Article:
Weightlifting

A Change of Direction


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Weightlifting is a complex sport.  So much so that there are a lot of things about it which I’ve simply stopped trying to figure out.  Why did I PR my snatch after 3 days of lifting like complete shit?  Muscle confusion or something?  I don’t know.

It’s even more complex when you are trying to figure it out alone.  And the unfortunate truth is that without some kind of regular coaching, it’s going to be very hard to nail down the details.  No amount of video analysis, reading Soviet training manuals, or listening to gurus on interweb forums is going to replace real time feedback from an experienced coach (for example, I often give my weightlifters useful cues such as “what was that bullshit?”  “I hated that lift” and “please make it less awful.”)

However, while the details are very hard to figure out, I think there are some large scale changes the lone wolf weightlifter (it makes you feel cool when I put it that way, doesn’t it?) can make, which will lead to a very big improvement in mechanics, consistency, and eventually kilos on the bar.

Today I want to talk about a change in direction, both metaphorically and literally.

One of the biggest misunderstandings about weightlifting is that the primary directive is to get the bar up.  At first glance, of course, this makes sense.  Until I was learned to watch the lifts properly, that’s what I saw too  Of course it’s about going up – after all, that’s where the bar is supposed to go.  Up, over the lifter’s head.  Well my friends, I have bad news: up is the easy part.

(DISCLAIMER: THE FOLLOWING IS AN OVERSIMPLIFICATION FOR THE PURPOSES OF VISUALIZATION) When was the last time you had trouble just deadlifting your max snatch?  Your max clean?  Though there are undoubtedly some super efficient weightlifters out there who clean & jerk nearly what they can deadlift, you are probably not one of them.

Does Oleg Perpetchenov look overly concerned with the height of the bar?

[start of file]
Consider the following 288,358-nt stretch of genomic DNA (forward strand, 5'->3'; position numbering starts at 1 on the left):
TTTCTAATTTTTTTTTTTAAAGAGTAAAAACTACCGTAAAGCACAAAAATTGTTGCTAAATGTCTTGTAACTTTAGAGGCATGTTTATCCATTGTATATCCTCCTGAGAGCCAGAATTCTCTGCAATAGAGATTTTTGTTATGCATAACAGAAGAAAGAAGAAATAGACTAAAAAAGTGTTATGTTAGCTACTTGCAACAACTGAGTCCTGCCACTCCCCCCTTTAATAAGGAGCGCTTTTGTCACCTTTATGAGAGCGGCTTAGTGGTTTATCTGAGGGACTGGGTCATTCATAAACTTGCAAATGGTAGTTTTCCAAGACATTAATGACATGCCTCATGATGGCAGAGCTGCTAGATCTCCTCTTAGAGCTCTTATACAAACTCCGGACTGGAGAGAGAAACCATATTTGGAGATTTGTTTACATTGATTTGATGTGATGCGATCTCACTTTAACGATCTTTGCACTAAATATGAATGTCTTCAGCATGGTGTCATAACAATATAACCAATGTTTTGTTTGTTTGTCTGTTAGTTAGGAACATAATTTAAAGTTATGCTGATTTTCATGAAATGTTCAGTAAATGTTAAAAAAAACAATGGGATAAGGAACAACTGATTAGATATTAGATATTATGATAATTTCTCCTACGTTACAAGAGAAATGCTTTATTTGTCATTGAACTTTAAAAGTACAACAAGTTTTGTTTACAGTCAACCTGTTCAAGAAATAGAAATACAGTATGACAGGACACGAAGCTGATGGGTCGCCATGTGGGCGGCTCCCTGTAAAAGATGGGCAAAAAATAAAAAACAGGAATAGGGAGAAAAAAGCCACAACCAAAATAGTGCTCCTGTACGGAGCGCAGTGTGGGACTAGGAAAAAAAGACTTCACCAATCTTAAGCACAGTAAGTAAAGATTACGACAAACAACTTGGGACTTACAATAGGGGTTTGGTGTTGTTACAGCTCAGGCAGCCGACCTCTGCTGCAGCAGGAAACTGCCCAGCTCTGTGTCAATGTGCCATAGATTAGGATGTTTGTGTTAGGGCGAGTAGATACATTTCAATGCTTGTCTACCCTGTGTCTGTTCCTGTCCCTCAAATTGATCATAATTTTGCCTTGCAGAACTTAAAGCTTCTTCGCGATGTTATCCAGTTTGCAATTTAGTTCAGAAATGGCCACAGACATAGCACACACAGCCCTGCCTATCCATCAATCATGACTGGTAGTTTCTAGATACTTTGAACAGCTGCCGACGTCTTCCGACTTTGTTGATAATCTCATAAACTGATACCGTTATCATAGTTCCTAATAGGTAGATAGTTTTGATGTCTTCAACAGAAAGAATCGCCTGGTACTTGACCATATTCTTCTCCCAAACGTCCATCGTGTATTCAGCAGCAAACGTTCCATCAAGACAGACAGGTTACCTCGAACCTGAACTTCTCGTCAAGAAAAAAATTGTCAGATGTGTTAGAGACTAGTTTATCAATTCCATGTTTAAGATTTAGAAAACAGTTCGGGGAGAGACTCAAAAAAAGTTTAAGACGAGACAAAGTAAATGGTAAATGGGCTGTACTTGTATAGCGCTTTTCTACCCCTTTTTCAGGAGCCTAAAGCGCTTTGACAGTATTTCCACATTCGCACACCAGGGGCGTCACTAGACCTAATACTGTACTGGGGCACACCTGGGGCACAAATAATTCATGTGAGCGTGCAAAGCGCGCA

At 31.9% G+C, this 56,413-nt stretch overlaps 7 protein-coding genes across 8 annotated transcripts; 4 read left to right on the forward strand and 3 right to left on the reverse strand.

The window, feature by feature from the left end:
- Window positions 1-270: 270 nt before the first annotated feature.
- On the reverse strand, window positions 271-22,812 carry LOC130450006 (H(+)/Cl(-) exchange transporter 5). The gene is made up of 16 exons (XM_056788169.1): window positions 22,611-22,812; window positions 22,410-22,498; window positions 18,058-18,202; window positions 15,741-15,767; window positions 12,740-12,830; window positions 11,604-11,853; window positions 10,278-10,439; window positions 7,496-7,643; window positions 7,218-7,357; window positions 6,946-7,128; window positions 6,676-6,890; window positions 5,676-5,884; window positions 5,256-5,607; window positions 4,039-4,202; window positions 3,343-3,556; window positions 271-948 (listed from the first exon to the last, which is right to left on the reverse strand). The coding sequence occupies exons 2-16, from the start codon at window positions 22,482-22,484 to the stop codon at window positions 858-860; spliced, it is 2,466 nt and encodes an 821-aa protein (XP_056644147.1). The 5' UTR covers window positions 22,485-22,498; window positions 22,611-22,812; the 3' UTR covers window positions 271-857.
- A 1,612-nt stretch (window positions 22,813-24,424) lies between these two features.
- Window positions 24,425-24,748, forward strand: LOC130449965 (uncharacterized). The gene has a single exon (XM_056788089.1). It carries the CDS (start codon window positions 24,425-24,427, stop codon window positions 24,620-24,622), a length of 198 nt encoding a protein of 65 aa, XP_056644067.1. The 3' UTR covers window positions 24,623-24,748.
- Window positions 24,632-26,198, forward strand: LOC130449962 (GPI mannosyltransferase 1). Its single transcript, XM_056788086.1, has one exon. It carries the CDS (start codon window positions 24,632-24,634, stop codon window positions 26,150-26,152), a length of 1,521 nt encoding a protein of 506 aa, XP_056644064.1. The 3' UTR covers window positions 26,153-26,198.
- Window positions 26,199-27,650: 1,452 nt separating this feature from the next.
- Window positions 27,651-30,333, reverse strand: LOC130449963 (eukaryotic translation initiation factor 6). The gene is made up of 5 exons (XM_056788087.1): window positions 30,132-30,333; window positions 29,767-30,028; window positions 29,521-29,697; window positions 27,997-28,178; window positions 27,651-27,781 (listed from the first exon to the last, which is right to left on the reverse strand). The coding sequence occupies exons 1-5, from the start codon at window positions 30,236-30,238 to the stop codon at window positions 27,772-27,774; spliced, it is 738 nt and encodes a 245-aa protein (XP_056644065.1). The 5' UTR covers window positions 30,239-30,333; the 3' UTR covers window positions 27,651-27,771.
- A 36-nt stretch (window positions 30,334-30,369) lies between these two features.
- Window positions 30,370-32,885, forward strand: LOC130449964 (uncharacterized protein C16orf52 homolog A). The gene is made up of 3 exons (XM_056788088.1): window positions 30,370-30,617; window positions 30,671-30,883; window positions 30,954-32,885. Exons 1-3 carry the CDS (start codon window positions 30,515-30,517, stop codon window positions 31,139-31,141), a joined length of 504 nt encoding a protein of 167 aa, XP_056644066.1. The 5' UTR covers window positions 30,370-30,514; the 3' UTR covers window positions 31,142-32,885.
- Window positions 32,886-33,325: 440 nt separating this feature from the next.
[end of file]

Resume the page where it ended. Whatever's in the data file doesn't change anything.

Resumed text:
And now we come to our change in direction.  Weightlifting isn’t about getting the bar up.  It’s about getting the bar back.

This realization came to me slowly.  I was lucky to have some great coaching, and if I’d been smarter than I am, I probably would have quickly grasped the concept.  Instead, I picked it up as my technique slowly improved.  Sweep the bar BACK.  Get the knees BACK.  Stay BACK on the heels.  Put the bar BACK behind your head.  At some point it occured to me that the reason I kept having to work hard to stay back is that the bar wanted to pull me forward, and that focusing on pulling the bar up was helping it do so.

Once you look for it, it’s very easy to see.  Watch here.

Marcin Dolega of Poland: http://www.youtube.com/watch?v=AluxHZGgh38

Lu Xiaojun of China: http://www.youtube.com/watch?v=XqQ0cionyNc

Ilya Ilin of Kazakhstan: http://www.youtube.com/watch?v=xAhulfFggFw

Jon North of the United States: http://www.youtube.com/watch?v=xdehUqGfZ24

With the exception of Ilin’s slight forward kick off the ground, it is easy to see that all of these lifters pull back, far behind the so called “vertical line of pull” (the direct line up from the end of the bar at the instant of separation from the floor.)

So what good is this to you?

Well, in your next training session, maybe not much.  But if you can learn to change your thinking so that your focus is on bringing the bar back and in towards your hips, it might just make you a much, much better weightlifter.

There are, of course, drills which can help you learn this.  My favorite is the snatch or clean paused just below the knees.  Make sure you’re hitting this position correctly – weight in the heels, shins vertical, shoulders well in front of the bar.  Focus on pushing the knees and bar BACK as you ascend to this position, and as you ascend past it.  If you’re unsure of what this should look like, you probably need to step back and learn the positions – I recommend Glenn Pendlay’s “How To Snatch” and “How To Clean” videos.  Part 1 of “How To Snatch” is here http://www.youtube.com/watch?v=L6SjuAOjMEk.

Over time, as you learn to feel the backwards movement of the load as you ascend through the pull, you will likely find yourself more powerful and snappy through the finish, more stable in the receiving position, and with more kilos on the bar.

Jacob Tsypkin is a CrossFit and weightlifting coach, and the co-owner of CrossFit Monterey and the Monterey Bay Barbell Club in Monterey, CA.
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